Olympics-Athletics-World record holder McLaughlin eyes thriller in Tokyo
By Amy Tennery
TOKYO (Reuters) – American Sydney McLaughlin is taking a combating spirit into the 400 metres obstacles in Tokyo.
The 21-year-old broke the world record last month as she won the U.S. Olympic trials in Eugene, Oregon in 51.90 seconds, ending up being the very first female to end up the occasion in under 52 seconds, after signing up with forces in 2020 with coach Bob Kersee.
She indicates Kersee, who notoriously trained his six-time Olympic medal-winning better half, Jackie Joyner-Kersee, as the most significant impact because victory. She informed press reporters in the lead-up to the Games that he put her in the state of mind of a reward fighter, informing her worldwide of boxing as motivation.
“He was like, you know, this isn’t the ‘Thrilla in Manila,’ this is the ‘Queen in Eugene’ and telling me that right before I went to the final race,” stated McLaughlin, the silver medal winner in the 400m obstacles at the 2019 World Championships.
The Thrilla in Manila – which pitted competitors Muhammad Ali and Joe Frazier versus each other 46 years ago – is an apt metaphor for the battle McLaughlin deals with at the Tokyo Olympics.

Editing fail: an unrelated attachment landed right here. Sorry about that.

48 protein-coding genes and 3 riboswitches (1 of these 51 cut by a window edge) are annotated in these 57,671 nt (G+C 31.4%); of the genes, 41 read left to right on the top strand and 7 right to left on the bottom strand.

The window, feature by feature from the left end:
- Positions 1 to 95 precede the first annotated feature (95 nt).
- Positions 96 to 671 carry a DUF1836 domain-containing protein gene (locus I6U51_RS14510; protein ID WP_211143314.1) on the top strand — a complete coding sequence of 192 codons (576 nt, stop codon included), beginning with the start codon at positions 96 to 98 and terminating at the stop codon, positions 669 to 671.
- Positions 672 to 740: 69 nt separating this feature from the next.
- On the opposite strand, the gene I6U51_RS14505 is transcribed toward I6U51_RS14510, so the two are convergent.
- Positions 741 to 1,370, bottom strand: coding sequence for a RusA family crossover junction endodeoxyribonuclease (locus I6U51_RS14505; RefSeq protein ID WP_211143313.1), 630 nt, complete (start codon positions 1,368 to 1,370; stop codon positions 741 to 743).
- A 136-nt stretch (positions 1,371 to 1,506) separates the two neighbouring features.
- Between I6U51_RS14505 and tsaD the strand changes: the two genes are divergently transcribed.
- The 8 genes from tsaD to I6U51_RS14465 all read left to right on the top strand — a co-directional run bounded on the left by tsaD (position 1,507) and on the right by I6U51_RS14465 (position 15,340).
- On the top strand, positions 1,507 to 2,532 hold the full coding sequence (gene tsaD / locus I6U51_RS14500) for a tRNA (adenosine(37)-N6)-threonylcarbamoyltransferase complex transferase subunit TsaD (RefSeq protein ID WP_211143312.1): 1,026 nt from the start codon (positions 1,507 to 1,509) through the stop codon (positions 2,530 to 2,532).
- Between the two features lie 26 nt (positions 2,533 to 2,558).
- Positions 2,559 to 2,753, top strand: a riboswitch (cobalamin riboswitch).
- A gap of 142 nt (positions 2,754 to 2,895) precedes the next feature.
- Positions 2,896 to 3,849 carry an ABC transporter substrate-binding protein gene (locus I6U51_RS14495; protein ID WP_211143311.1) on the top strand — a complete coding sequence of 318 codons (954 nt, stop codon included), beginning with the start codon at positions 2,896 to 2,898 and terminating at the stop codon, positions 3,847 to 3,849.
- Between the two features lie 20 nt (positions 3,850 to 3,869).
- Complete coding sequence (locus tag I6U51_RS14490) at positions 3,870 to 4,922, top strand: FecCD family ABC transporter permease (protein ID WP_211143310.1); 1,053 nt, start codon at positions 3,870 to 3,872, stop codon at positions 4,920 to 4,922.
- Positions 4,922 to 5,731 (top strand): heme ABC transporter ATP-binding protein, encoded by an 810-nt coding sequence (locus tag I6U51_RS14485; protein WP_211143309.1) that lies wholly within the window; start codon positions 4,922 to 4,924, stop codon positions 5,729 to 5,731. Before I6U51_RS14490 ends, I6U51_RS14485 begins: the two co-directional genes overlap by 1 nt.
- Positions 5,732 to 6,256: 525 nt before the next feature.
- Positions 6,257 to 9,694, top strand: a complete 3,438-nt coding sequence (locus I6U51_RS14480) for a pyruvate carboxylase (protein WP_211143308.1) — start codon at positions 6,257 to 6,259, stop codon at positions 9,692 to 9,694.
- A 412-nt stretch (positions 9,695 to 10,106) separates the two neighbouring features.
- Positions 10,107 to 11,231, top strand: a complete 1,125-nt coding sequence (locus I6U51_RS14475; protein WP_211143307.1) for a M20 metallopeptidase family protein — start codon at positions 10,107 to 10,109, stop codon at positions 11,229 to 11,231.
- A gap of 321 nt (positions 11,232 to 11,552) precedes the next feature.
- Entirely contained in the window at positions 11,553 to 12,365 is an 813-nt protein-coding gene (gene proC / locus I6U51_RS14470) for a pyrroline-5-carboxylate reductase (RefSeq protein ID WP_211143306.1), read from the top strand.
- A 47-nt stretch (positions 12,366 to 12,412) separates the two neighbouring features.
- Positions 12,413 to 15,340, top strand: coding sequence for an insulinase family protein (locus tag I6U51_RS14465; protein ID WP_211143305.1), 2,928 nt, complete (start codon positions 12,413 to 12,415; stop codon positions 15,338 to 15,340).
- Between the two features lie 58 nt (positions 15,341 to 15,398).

Reigning Olympic and world champ Dalilah Muhammad, her chief competitor, stands in between her and the top of the podium.
With a field that likewise consists of Dutchwoman Femke Bol, 21, who is unbeaten in 2021, she will require to keep her guard up.
Kersee is “preparing me for the left hook, and they’re definitely going to come out punching and be ready,” stated McLaughlin. “But as long as I’m prepared and I’m focused on the things that we’re trying to do, then I should be able to avoid it.”
She sees herself as a completely various professional athlete than in 2016, when she completed 16th at the Rio Olympics, with a trio of Diamond League wins in 2019.
“I was so young and I wasn’t really sure what to expect. I think having that experience now, definitely I’m in the right headspace going in,” she stated. “I know what to kind of expect.”
The Tokyo Olympics range from July 23 up until Aug. 8.
(Reporting by Amy Tennery; Modifying by Cynthia Osterman)
Jobber Wiki author Frank Long contributed to this report.